We usually hear a lot about human-level AI or artificial intelligence but little do we realize that the human mind and AI are actually quite interlinked. The brain’s neural network and artificial neural network possess some similarities between themselves. Both are trained on data, while the brain learns from real-life data and experiences involuntarily, AI neural networks are trained purposely with gathered data voluntarily. Both respond in accordance with the learnings they have received. Moreover, with the advancement in technology AI has begun to learn and evolve on its own which is quite similar to the regular evolution of the human brain.
However, they do have tons of differentiation as well, but when it comes to neuroscience and AI, they are way more connected than one could ever wonder.
AI is more linked to dopamine-reinforced learning than you may think. DeepMind AI published a blog post on their discovery that the human brain and AI learning methods are closely linked when it comes to learning through reward.
Computer scientists have developed algorithms for reinforcement learning in artificial systems. These algorithms enable AI systems to learn complex strategies without external instruction, guided instead by reward predictions.
As noted by the post, a recent development in computer science – which yields significant improvements in performance on reinforcement learning problems – may provide a deep, parsimonious explanation for several previously unexplained features of reward learning in the brain, and opens up new avenues of research into the brain’s dopamine system, with potential implications for learning and motivation disorders.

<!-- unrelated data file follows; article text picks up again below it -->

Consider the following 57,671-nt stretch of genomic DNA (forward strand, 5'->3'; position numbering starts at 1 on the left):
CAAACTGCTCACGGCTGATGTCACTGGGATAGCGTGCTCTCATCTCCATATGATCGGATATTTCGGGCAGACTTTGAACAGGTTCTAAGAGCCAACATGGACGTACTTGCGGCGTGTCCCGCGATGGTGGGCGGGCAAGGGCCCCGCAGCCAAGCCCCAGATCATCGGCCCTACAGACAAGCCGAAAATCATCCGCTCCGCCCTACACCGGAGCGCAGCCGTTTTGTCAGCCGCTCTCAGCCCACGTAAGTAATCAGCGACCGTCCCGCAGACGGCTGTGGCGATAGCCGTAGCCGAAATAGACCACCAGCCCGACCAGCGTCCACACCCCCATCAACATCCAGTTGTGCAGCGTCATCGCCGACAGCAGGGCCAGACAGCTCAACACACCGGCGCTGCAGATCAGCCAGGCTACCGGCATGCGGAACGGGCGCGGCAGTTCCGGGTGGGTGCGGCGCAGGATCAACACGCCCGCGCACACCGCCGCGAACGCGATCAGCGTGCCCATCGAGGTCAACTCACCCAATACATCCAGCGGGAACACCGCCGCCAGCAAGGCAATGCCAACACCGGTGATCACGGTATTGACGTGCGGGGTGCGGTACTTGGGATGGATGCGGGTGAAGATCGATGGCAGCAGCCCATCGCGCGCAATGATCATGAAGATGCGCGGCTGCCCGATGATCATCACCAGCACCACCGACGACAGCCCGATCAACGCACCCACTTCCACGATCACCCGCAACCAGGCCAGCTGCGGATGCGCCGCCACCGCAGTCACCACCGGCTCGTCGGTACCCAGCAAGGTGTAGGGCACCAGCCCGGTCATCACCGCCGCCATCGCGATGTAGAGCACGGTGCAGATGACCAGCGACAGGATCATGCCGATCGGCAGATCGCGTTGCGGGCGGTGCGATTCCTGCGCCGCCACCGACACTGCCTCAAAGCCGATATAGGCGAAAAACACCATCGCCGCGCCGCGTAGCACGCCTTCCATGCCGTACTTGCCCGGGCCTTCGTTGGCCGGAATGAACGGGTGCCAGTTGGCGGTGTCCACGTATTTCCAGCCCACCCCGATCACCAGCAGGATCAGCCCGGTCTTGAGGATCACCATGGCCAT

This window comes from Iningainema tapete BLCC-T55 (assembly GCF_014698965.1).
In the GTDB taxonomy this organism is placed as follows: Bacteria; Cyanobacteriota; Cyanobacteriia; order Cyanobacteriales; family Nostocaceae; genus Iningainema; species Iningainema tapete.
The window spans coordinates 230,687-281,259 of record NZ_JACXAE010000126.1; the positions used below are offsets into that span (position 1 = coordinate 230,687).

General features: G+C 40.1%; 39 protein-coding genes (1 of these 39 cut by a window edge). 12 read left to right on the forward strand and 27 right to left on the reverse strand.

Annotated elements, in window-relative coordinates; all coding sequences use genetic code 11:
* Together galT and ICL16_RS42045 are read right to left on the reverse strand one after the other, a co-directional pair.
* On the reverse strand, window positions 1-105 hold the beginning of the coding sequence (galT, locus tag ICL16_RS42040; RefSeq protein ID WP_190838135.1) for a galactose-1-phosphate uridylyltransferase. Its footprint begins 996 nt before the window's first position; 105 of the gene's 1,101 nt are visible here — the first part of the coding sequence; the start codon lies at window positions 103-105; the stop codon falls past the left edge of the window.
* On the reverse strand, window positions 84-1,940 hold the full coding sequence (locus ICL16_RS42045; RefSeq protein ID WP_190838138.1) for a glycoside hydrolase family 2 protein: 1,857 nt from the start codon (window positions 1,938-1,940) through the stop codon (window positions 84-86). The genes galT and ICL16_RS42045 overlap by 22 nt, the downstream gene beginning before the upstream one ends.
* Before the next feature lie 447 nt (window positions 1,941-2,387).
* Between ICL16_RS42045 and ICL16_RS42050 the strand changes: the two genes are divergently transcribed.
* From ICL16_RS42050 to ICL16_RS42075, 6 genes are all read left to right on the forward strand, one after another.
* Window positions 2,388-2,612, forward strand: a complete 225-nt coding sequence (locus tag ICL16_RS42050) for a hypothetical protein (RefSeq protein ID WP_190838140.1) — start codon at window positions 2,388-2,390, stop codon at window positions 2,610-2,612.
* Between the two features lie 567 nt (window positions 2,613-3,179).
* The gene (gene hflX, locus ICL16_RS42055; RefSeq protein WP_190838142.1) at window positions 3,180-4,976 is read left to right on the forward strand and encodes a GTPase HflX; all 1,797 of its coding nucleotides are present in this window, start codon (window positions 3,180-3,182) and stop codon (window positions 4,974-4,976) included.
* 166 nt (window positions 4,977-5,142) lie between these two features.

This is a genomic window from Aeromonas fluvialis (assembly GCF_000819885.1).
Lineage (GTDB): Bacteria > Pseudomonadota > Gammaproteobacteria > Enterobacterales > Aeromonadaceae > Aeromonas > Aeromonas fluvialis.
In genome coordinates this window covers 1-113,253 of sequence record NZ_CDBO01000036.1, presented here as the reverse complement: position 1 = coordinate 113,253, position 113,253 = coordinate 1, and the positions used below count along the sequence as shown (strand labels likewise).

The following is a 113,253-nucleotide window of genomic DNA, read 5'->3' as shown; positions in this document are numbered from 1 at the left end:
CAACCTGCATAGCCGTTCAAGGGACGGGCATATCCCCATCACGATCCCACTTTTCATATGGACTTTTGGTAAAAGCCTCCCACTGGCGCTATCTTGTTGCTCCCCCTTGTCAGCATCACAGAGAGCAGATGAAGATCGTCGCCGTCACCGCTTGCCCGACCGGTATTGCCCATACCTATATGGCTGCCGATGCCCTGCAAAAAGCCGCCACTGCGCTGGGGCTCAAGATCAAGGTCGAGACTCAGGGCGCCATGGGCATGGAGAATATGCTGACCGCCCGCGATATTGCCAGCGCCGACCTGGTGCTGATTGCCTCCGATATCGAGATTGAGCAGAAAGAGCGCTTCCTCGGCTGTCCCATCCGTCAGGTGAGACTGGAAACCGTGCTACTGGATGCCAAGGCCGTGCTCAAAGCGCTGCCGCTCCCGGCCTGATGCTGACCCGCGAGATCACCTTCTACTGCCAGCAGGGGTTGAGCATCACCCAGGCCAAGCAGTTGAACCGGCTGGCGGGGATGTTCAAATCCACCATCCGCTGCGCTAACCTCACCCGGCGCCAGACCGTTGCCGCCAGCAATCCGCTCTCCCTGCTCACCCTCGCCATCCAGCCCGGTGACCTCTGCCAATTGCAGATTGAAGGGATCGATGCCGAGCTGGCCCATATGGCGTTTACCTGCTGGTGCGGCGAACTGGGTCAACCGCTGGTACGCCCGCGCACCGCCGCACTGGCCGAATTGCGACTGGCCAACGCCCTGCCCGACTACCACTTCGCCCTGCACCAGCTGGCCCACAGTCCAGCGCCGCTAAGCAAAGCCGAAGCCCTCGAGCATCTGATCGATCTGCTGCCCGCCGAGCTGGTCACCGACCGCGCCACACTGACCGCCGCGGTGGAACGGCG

DeepMind found that dopamine neurons in the brain were each tuned to different levels of pessimism or optimism. If they were a choir, they wouldn’t all be singing the same note, but harmonizing – each with a consistent vocal register, like bass and soprano singers. In artificial reinforcement learning systems, this diverse tuning creates a richer training signal that greatly speeds learning in neural networks, and researchers speculate that the brain might use it for the same reason.
The existence of distributional reinforcement learning in the brain has interesting implications both for AI and neuroscience. Firstly, this discovery validates distributional reinforcement learning – it gives researchers increased confidence that AI research is on the right track since this algorithm is already being used in the most intelligent entity they are aware of: the brain.
Secondly, it raises new questions for neuroscience and new insights for understanding mental health and motivation. What happens if an individual’s brain “listens” selectively to optimistic versus pessimistic dopamine neurons? Does this give rise to impulsivity or depression? A strength of the brain is its powerful representations – how are these sculpted by distributional learning? Once an animal learns about the distribution of rewards, how is that representation used downstream? How does the variability of optimism across dopamine cells relate to other known forms of diversity in the brain?
Finally, DeepMind hopes that asking and answering these questions will stimulate progress in neuroscience that will feed back to benefit AI research, completing the virtuous circle.